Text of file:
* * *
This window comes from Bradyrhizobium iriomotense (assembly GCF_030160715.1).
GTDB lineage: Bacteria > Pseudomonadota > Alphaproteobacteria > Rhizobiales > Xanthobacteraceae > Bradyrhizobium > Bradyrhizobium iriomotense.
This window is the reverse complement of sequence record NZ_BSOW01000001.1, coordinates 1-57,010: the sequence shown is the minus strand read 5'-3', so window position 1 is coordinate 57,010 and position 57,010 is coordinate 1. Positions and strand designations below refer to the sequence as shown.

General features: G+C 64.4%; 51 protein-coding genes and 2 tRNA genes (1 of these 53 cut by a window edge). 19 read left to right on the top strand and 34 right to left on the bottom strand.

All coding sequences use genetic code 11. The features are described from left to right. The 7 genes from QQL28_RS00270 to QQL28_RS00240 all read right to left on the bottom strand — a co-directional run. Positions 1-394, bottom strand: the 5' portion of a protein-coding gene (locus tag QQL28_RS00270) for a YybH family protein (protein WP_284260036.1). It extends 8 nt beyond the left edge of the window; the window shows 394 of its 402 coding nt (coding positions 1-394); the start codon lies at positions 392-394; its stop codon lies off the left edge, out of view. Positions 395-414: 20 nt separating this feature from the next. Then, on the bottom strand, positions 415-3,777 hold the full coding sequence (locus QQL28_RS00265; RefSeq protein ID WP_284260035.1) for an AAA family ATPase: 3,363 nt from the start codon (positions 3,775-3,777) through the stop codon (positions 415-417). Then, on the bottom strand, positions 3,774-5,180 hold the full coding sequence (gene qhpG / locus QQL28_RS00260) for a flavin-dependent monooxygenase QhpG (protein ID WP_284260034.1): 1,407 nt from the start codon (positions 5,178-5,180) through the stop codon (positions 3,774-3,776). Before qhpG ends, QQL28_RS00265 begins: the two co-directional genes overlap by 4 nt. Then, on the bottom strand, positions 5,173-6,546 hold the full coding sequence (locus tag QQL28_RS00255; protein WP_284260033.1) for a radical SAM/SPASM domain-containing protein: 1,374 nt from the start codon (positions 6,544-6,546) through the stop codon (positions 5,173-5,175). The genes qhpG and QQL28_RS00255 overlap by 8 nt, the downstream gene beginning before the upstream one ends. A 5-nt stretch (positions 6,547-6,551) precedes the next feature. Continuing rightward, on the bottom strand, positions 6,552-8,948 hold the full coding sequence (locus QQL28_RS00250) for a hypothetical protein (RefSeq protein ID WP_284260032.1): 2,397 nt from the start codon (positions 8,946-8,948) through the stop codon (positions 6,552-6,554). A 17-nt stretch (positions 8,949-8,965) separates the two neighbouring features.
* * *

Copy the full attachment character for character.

This window comes from Bradyrhizobium iriomotense (assembly GCF_030160715.1).
GTDB lineage: Bacteria > Pseudomonadota > Alphaproteobacteria > Rhizobiales > Xanthobacteraceae > Bradyrhizobium > Bradyrhizobium iriomotense.
This window is the reverse complement of sequence record NZ_BSOW01000001.1, coordinates 1-57,010: the sequence shown is the minus strand read 5'-3', so window position 1 is coordinate 57,010 and position 57,010 is coordinate 1. Positions and strand designations below refer to the sequence as shown.

General features: G+C 64.4%; 51 protein-coding genes and 2 tRNA genes (1 of these 53 cut by a window edge). 19 read left to right on the top strand and 34 right to left on the bottom strand.

All coding sequences use genetic code 11. The features are described from left to right. The 7 genes from QQL28_RS00270 to QQL28_RS00240 all read right to left on the bottom strand — a co-directional run. Positions 1-394, bottom strand: the 5' portion of a protein-coding gene (locus tag QQL28_RS00270) for a YybH family protein (protein WP_284260036.1). It extends 8 nt beyond the left edge of the window; the window shows 394 of its 402 coding nt (coding positions 1-394); the start codon lies at positions 392-394; its stop codon lies off the left edge, out of view. Positions 395-414: 20 nt separating this feature from the next. Then, on the bottom strand, positions 415-3,777 hold the full coding sequence (locus QQL28_RS00265; RefSeq protein ID WP_284260035.1) for an AAA family ATPase: 3,363 nt from the start codon (positions 3,775-3,777) through the stop codon (positions 415-417). Then, on the bottom strand, positions 3,774-5,180 hold the full coding sequence (gene qhpG / locus QQL28_RS00260) for a flavin-dependent monooxygenase QhpG (protein ID WP_284260034.1): 1,407 nt from the start codon (positions 5,178-5,180) through the stop codon (positions 3,774-3,776). Before qhpG ends, QQL28_RS00265 begins: the two co-directional genes overlap by 4 nt. Then, on the bottom strand, positions 5,173-6,546 hold the full coding sequence (locus tag QQL28_RS00255; protein WP_284260033.1) for a radical SAM/SPASM domain-containing protein: 1,374 nt from the start codon (positions 6,544-6,546) through the stop codon (positions 5,173-5,175). The genes qhpG and QQL28_RS00255 overlap by 8 nt, the downstream gene beginning before the upstream one ends. A 5-nt stretch (positions 6,547-6,551) precedes the next feature. Continuing rightward, on the bottom strand, positions 6,552-8,948 hold the full coding sequence (locus QQL28_RS00250) for a hypothetical protein (RefSeq protein ID WP_284260032.1): 2,397 nt from the start codon (positions 8,946-8,948) through the stop codon (positions 6,552-6,554). A 17-nt stretch (positions 8,949-8,965) separates the two neighbouring features.